- But history has taught us that this moral decline will pass. Just maybe not in my lifetime.
This article is about the funk that I have been experiencing for the last few years, more so, the last few months – it is like a roiling and rolling ache caused by the happenings in the land of my birth. Or more precisely, because of Modi and Yogi Adityanath’s India. It’s about India that I do not recognize and India that is hurtling full throttle towards self-destruction of its moral fiber. I do not know if Modi’s India will survive the country’s well-earned moral standing on the world stage, but I do know that history will not be kind to those who are supporting the BJP regime and its vapid and toxic rewriting of India’s secularism and its history.
I was remarking to my mother on the phone the other day that what we are witnessing in India, and indeed many parts of the world in terms of the rising right-wing extremism is but a churning of civilization that every few decades or a century rattles the complacency of its peoples. Unfortunately for us, this recent turning of the wheels comes not even a century later, after World War II. We are witnessing the same macabre dance of nationalism vs the otherness, xenophobia, and religious superiority over ethnic minorities that characterized Hitler’s Germany. Modi’s India is a case study on this front.
The news about Bilkis Bano turned this dull ache again and reinforced it with a sharp stab of guilt and anxiety. Guilt because I am here, far away, and can’t do or influence anything happening in India. And anxiety because I am Indian, and I worry about its future and its march towards totalitarianism. Democracy has become a farce in my view – when a majority elects a leader or a party based on religion and its propaganda. How can that be called democratic?
It is ironic that on the 76th anniversary of India’s Independence, 11 men who were given life sentences for the brutal gang rape of Bilkis Bano as well as the murders of 7 members of her family during the infamous Gujarat riots of 2002 were released from jail under a remission policy. They were greeted with a public display of jubilation and celebrated like soldiers returning from the frontlines by right-wing groups.
The butchering of Muslims in Gujarat was heinous, especially because it was state-sponsored. Bilkis was only 21, and five months pregnant, when her Hindu neighbors raped and assaulted her and other Muslims, including her mother, and murdered several others. It took her years to even get the police to lodge a complaint. She faced death threats and moved homes numerous times. Finally, at the intervention of India’s highest court, she got justice, and 11 men were convicted. That is, until now.
Let us also not forget that Bilkis is but one among the countless other Muslim men and women who are getting the wrong end of the judicial stick. I recently read a Twitter feed that 26 Muslims have been booked by police in Chief Minister Yogi Adityanath’s Uttar Pradesh for offering namaz in a house. They are not allowed to offer namaz outside, not in the malls, not at railway stations, and now, not even in their own homes. Where is India going with this? As if beef ban was not enough, now there is the lynching of Muslims allegedly because of beef eating and the ‘love jihad’ – the news coming out of India is endless gloom.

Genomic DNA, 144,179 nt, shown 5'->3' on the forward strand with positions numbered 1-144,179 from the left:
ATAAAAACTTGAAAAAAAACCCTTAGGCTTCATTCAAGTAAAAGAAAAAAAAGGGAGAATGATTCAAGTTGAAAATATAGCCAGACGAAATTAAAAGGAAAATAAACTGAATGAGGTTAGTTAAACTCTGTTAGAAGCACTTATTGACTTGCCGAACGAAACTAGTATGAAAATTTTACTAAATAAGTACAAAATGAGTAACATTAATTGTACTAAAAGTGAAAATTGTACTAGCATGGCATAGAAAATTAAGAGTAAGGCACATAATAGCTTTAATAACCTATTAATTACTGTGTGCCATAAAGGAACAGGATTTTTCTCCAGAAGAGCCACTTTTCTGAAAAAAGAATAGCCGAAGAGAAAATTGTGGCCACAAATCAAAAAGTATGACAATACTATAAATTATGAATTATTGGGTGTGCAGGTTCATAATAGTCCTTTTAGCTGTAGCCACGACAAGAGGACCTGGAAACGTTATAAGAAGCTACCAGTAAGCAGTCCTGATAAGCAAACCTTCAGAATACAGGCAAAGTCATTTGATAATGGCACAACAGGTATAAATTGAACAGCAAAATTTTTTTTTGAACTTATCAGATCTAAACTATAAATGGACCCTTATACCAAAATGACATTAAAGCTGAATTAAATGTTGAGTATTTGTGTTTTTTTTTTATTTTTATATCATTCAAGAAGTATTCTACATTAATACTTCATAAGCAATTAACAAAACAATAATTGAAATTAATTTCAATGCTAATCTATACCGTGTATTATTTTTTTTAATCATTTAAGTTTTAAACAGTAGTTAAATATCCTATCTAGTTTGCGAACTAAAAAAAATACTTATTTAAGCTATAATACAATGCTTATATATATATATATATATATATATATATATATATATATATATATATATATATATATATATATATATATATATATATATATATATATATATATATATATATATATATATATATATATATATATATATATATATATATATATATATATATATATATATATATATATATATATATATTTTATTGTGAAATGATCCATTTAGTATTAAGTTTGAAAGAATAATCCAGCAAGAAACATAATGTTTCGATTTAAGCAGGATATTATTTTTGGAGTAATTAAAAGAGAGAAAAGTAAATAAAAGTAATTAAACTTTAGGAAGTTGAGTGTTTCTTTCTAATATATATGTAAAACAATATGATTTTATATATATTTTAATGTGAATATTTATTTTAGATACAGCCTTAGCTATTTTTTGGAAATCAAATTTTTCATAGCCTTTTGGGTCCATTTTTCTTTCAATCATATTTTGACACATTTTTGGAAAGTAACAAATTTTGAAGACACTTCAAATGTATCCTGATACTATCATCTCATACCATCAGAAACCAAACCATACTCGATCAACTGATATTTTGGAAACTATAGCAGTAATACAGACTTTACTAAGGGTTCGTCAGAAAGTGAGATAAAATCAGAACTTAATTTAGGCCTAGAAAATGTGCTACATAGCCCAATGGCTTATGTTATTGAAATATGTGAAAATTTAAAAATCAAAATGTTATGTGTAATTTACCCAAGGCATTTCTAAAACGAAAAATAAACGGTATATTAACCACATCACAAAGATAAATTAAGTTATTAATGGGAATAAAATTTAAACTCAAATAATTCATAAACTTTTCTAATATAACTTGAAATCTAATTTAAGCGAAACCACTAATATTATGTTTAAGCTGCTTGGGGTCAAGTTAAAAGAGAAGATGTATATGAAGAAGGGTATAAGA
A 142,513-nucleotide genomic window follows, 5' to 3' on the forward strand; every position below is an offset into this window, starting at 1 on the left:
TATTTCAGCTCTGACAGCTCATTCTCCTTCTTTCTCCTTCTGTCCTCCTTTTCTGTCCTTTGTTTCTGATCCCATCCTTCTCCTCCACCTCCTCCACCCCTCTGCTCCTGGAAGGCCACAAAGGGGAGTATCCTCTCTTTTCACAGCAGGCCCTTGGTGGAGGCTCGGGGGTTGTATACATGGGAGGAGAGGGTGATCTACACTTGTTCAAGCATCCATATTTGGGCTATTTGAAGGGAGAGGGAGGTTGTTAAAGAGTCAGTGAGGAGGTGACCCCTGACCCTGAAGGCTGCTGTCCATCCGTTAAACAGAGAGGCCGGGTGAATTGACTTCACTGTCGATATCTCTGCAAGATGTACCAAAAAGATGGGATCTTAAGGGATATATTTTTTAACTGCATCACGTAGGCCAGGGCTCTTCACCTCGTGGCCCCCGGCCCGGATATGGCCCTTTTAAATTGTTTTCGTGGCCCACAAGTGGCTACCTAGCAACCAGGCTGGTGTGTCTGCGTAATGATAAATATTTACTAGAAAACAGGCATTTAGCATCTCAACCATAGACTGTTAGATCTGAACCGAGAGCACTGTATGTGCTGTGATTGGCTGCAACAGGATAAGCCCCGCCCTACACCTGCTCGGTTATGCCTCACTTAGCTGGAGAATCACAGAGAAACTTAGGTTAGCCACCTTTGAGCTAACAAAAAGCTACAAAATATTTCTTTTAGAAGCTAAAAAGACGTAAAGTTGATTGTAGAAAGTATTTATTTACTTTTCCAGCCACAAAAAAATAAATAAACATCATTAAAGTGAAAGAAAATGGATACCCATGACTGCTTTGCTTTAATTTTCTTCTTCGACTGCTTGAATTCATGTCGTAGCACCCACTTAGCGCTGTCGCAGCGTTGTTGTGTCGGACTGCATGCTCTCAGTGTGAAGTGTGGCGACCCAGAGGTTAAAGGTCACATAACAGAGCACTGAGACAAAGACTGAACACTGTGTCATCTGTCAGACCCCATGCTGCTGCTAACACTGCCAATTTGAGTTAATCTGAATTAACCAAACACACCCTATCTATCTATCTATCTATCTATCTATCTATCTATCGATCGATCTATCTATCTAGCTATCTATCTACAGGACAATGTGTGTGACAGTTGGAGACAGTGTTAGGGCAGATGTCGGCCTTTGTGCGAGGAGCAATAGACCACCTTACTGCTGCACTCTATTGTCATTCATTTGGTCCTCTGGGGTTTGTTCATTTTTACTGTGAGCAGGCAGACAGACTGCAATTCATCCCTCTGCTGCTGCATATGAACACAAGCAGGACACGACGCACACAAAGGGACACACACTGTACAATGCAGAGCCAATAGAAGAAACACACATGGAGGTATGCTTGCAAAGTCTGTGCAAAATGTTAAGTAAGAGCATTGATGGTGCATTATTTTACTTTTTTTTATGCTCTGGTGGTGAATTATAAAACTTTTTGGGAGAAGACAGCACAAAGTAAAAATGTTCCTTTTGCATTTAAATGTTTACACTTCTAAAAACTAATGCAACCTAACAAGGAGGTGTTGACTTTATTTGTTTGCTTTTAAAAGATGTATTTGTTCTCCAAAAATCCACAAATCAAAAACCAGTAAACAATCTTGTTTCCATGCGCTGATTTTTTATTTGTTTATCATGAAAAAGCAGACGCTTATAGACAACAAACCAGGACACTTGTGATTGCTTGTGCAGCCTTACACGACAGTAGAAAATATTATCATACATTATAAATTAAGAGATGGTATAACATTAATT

The civil uprising over the draconian Citizen Amendment Act (CAA) of a couple of years back was a refreshing sign of hope as were the sit-ins by farmers and students. But I know that Modi will prevail in the next general elections as well — not because he has brought “Achche Din” (better days) to India, but because the majority community in India is silent and silence is always the worst form of complicity. Silence means you are aiding and abetting a small minority of Hindus by not speaking up, not challenging your government and by accepting the propaganda that is fed to you via state-controlled media. With India’s richest billionaire Adani’s hostile takeover of the only professional cable news left – the NDTV — it’s just a matter of time before Modi turns it into another Putin media. Under him, oligarchs like Shah, Adani and Ambanis will be the only power centers in India.
My faith in India’s secularism was shaken long before I came to the U.S. It started with the demolition of the Babri Masjid. And as I am writing this, I am also recalling the barbaric and heinous riots in Bhagalpur, Meerut, Banaras and countless other cities and the Bombay blasts post-Babri demolition. Successive governments at the center and in the states were impacted by this – including Uttar Pradesh where I was born decades ago in Varanasi – yes, the city now represented in Parliament by the Supremo Uno. And I want to note the notorious Muslim leadership at the time – Shahi Imam of Jama Masjid Syed Abdullah Bukhari and Syed Shahabuddin — who did not help the situation with their toxic rhetoric as well as inaction.